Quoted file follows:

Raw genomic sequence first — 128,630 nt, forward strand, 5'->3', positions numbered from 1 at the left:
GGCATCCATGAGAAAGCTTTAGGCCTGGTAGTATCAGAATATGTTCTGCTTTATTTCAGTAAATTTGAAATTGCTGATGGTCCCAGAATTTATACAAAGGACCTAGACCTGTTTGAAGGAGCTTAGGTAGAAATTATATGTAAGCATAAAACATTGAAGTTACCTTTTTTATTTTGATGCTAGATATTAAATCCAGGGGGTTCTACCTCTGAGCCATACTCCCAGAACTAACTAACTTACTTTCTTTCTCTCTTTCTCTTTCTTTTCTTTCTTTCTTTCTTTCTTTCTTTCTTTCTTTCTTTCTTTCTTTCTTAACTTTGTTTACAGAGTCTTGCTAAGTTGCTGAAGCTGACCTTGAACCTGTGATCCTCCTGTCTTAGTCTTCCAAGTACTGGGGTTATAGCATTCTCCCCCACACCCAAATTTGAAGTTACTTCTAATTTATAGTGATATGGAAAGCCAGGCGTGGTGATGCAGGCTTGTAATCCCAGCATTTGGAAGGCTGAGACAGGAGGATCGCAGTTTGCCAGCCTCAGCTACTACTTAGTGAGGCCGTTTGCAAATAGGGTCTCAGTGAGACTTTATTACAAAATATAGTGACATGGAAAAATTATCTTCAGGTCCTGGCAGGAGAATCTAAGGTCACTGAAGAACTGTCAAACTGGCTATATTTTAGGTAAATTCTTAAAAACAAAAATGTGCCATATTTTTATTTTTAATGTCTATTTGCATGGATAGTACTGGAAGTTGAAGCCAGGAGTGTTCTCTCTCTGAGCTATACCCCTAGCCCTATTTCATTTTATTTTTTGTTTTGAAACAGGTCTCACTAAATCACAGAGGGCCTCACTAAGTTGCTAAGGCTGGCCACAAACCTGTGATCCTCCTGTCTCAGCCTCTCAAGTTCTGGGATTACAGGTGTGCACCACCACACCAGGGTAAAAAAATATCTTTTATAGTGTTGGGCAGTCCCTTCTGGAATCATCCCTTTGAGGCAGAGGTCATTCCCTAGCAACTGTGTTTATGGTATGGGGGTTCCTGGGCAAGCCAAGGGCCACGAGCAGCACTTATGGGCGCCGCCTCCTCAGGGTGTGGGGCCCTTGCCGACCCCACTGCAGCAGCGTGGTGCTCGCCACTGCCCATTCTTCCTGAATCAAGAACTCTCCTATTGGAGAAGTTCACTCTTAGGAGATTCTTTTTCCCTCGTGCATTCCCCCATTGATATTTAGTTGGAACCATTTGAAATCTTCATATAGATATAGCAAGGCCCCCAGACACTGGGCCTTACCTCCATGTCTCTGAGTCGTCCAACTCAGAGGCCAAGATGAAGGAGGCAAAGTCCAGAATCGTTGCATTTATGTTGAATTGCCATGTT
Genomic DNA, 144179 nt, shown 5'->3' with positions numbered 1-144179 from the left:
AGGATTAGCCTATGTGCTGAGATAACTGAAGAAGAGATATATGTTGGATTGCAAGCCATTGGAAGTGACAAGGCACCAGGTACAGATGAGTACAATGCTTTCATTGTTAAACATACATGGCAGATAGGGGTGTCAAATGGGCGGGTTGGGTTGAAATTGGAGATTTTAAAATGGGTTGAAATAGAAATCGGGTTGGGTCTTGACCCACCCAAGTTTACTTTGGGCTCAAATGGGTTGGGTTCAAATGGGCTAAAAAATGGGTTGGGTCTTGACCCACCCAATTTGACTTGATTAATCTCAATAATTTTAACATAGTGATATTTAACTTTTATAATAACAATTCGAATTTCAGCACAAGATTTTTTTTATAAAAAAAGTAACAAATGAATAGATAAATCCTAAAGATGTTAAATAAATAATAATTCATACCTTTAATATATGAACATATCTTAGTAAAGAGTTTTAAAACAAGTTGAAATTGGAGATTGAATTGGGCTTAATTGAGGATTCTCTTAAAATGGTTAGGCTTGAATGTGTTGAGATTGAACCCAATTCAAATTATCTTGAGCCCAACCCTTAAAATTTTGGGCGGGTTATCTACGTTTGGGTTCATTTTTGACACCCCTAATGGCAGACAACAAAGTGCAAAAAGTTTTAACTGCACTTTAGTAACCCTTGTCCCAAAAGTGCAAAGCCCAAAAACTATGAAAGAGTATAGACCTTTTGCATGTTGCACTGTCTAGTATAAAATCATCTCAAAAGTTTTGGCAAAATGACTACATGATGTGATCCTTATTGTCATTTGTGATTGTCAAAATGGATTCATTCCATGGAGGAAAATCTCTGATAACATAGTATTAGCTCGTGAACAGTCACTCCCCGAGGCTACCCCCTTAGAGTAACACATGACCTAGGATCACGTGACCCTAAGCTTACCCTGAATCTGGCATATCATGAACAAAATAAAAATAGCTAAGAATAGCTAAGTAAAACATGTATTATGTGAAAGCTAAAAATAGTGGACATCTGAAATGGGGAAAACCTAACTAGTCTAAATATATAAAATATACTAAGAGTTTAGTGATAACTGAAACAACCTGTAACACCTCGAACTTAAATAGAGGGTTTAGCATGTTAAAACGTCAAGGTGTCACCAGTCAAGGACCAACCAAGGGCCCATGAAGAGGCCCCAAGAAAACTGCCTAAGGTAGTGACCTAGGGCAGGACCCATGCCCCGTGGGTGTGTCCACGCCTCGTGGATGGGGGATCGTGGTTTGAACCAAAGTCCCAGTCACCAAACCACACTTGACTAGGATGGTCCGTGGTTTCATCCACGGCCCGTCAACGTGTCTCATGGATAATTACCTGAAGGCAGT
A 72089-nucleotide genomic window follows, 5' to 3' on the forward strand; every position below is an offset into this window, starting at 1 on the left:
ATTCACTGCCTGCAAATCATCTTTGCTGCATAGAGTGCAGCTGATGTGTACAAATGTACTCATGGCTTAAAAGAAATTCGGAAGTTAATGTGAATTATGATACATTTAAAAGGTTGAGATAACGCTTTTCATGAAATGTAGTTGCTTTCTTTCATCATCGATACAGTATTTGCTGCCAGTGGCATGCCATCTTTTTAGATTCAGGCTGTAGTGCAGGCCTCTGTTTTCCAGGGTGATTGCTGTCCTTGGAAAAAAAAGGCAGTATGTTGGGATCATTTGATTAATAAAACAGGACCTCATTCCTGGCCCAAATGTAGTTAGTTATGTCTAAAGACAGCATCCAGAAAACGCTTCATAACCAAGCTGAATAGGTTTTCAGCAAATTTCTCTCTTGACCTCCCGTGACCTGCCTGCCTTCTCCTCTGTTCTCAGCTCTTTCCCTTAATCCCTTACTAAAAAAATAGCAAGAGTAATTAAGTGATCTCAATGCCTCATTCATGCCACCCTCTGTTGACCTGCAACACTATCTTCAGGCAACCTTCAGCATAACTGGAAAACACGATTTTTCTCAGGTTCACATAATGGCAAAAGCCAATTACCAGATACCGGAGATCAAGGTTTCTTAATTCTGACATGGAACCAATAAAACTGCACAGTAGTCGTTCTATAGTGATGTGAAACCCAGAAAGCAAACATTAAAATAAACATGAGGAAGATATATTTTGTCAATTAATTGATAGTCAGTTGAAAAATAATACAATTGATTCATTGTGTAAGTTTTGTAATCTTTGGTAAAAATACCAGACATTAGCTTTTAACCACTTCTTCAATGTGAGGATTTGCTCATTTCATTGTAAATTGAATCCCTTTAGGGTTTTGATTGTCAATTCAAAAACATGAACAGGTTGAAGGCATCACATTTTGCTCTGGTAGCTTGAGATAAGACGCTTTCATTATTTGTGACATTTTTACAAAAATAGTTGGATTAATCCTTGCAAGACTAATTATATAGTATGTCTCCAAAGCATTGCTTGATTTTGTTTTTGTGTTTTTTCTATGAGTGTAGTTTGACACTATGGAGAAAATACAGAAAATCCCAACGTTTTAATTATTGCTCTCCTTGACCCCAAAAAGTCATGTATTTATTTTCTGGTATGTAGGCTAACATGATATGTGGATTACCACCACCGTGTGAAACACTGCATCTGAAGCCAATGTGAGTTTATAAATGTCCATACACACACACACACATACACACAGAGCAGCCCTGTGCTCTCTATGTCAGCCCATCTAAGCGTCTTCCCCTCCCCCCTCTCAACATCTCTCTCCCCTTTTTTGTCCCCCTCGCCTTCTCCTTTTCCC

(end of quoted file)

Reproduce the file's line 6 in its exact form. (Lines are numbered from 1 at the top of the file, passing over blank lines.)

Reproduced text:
ATTCACTGCCTGCAAATCATCTTTGCTGCATAGAGTGCAGCTGATGTGTACAAATGTACTCATGGCTTAAAAGAAATTCGGAAGTTAATGTGAATTATGATACATTTAAAAGGTTGAGATAACGCTTTTCATGAAATGTAGTTGCTTTCTTTCATCATCGATACAGTATTTGCTGCCAGTGGCATGCCATCTTTTTAGATTCAGGCTGTAGTGCAGGCCTCTGTTTTCCAGGGTGATTGCTGTCCTTGGAAAAAAAAGGCAGTATGTTGGGATCATTTGATTAATAAAACAGGACCTCATTCCTGGCCCAAATGTAGTTAGTTATGTCTAAAGACAGCATCCAGAAAACGCTTCATAACCAAGCTGAATAGGTTTTCAGCAAATTTCTCTCTTGACCTCCCGTGACCTGCCTGCCTTCTCCTCTGTTCTCAGCTCTTTCCCTTAATCCCTTACTAAAAAAATAGCAAGAGTAATTAAGTGATCTCAATGCCTCATTCATGCCACCCTCTGTTGACCTGCAACACTATCTTCAGGCAACCTTCAGCATAACTGGAAAACACGATTTTTCTCAGGTTCACATAATGGCAAAAGCCAATTACCAGATACCGGAGATCAAGGTTTCTTAATTCTGACATGGAACCAATAAAACTGCACAGTAGTCGTTCTATAGTGATGTGAAACCCAGAAAGCAAACATTAAAATAAACATGAGGAAGATATATTTTGTCAATTAATTGATAGTCAGTTGAAAAATAATACAATTGATTCATTGTGTAAGTTTTGTAATCTTTGGTAAAAATACCAGACATTAGCTTTTAACCACTTCTTCAATGTGAGGATTTGCTCATTTCATTGTAAATTGAATCCCTTTAGGGTTTTGATTGTCAATTCAAAAACATGAACAGGTTGAAGGCATCACATTTTGCTCTGGTAGCTTGAGATAAGACGCTTTCATTATTTGTGACATTTTTACAAAAATAGTTGGATTAATCCTTGCAAGACTAATTATATAGTATGTCTCCAAAGCATTGCTTGATTTTGTTTTTGTGTTTTTTCTATGAGTGTAGTTTGACACTATGGAGAAAATACAGAAAATCCCAACGTTTTAATTATTGCTCTCCTTGACCCCAAAAAGTCATGTATTTATTTTCTGGTATGTAGGCTAACATGATATGTGGATTACCACCACCGTGTGAAACACTGCATCTGAAGCCAATGTGAGTTTATAAATGTCCATACACACACACACACATACACACAGAGCAGCCCTGTGCTCTCTATGTCAGCCCATCTAAGCGTCTTCCCCTCCCCCCTCTCAACATCTCTCTCCCCTTTTTTGTCCCCCTCGCCTTCTCCTTTTCCC